This poster from local historian, the late John Weatherly, is now in the collection of Auld Earlston. Printed in Galashiels, it appears to be a "shell" poster, with space to fill in the details of date and venue.
The event promised
"Famous pilots, aerobatics, stunts, looping, rolling, upside down flying, crazy flying and walking the wings at 100m.p.h. by Daredevil Draycott - the man who rides the winds" - plus passenger flights from 5 shillings a time.But where and when did these events take place. Did you know that Earlston once had an aerodrome? A search of local newspapers provided information.
"The Scotsman" of 1st August 1931 had a brief item under the headline "Earlston's Aerodrome" - also carried by "The Hawick News & Border Chronicle".
"The Berwickshire News" of 28th July 1931 gave a fuller account, with the revelation that the local firm of Messrs Wm Rodger & Sons owned the plane.
"Earlston is very fortunate in being the first town in Berwickshire to witness an aeronautic display. On Monday evening a large number of Earlstonians were entertained to a succession of thrills by the advent of an aeroplane, the property of Messrs W. Rodger & Sons which gave several aerial exhibitions at a newly constructed aerodrome at Purveshaugh, Earlston. The enterprising firm is lucky to have secured the services of an skilled aviator and pilot in the person of Mr J. Hinklin of Hornchurch and late of the Royal Air Force. They have also secured the services of a competent ground engineer viz Mr. J. Hellon of the Scarborough Aero Club. The pilot gave a thrilling exhibition of flying in the presence of a crowd of nearly 400 spectators, many of whom were desirous of "getting up". Messrs Rodgers gave a couple of free flights which were greatly enjoyed and appreciated. It is understood that operations are to commence immediately".
The next week's paper of 4th August 1931 noted thatWhat was the background to this event?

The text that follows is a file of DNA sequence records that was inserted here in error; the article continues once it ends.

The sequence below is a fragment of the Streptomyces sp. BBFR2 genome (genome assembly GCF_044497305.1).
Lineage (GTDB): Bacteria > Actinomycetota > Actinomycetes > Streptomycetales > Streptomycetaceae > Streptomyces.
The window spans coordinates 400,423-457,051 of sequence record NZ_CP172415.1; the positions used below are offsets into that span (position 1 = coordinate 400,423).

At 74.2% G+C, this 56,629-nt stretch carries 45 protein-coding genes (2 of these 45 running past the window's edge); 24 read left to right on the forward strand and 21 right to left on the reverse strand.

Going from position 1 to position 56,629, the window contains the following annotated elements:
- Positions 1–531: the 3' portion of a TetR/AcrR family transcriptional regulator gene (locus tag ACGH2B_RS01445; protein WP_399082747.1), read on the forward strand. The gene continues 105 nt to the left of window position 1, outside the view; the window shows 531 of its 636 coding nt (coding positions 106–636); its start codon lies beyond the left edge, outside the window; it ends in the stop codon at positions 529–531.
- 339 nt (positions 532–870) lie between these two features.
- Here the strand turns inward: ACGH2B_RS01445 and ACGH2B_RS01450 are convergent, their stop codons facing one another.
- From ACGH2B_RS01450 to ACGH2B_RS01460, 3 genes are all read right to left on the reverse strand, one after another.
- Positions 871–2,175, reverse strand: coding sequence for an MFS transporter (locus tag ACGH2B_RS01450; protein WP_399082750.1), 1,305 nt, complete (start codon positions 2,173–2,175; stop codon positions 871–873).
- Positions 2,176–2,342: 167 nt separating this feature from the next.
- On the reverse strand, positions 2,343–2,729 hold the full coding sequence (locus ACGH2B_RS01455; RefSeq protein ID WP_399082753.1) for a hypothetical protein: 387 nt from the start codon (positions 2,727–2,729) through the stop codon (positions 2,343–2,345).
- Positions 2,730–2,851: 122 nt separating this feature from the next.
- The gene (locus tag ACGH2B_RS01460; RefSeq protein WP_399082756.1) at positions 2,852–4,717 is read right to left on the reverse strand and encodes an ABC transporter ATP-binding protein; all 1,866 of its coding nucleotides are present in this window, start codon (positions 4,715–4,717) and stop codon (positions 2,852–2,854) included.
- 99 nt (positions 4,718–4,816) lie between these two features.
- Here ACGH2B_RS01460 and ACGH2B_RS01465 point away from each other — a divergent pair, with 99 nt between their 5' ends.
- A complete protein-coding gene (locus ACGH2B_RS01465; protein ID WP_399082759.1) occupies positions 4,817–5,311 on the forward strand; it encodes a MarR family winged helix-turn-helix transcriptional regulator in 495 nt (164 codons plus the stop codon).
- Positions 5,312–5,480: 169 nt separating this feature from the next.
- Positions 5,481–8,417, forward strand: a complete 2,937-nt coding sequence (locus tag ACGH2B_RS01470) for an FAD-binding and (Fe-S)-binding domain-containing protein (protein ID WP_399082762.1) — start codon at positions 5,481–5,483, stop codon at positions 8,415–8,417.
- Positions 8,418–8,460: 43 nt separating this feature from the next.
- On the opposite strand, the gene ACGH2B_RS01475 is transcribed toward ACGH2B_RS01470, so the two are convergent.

"A considerable number of spectators...visited the Purveshaugh Aerodrome , near Earlston...when about 100 persons of both sexes, mainly young people, booked flights and were taken up in Messers Rodgers aeroplane. The plane had also been in commission the previous evening when 50 passengers went up. All seemed to enjoy the novel and enthralling sensation".
Wilbur and Orville Wright made the first powered flight on December 17th 1903.
The aeroplane came of age in World War One and tens of thousands were produced in the UK alone. But, despite there being hundreds of sites used by fixed-wing aircraft across the UK, most British people had never been close to an aircraft and it appears that a quite large proportion of the population still hadn't actually seen one.
On 24th July 1924 "The Southern Reporter" thought it noteworthy to write that:
"Three aeroplanes passed over the west end of Earlston about 8.30 a.m but were observed by comparatively few persons.
Following the First World War, experienced fighter pilots were eager to show off their new skills, flying into towns across the country, as well as taking paying passengers for rides. It was men like Alan Cobham who promoted air tours to raise awareness of the importance of aviation. To attract the crowns, he included displays of not just aerobatics, but stunt' flying too.
Not all sections of society were in agreement with his intensive event schedule. in Berwick, the Lord's Day Observance Society objected to Commercial Air Displays and Pageants being held on a Sunday - but the council decided to take no action. on the complaint. (Reported in "The Southern Reporter": 3rd December 1931.)
"The Berwickshire News" of August 1932 reflected the interest in this new form of transport with reports~
"Considerable interest was evinced....by several Earlstonians of the younger generation, especially when one of Messrs Rodger's aeroplanes landed in a field adjacent to the local football pitch owned by Mr Alexander Brownlie, The machine which had just arrived from Blairgowrie after a successful series of fights, under the pilotage of Mr Wells, made a convenient landing preparatory to being overhauled for further service. "
An optimistic writer in "The Berwickshire News" of 9th September 1930 expressed the hope that@
"We must concern ourselves with the laying out of aerodromes. I thoroughly believe that it will not be long before every town planning scheme will include provision for aeroplane traffic."
In Britain commercial air travel began with the formation of Imperial Airways in 1924 and developed in the 1930's for those people who could afford it. A flight from London to Brisbane, Australia, for instance, (the longest route available in 1938) took 11 days and included over two dozen scheduled stops. One advisement boasted "By Air to South Africa or India in less than a week!"
1939 of course changed the face of air travel, as war became the focus.
Never again was Earlston to be at the forefront of the aeroplane age in the Borders.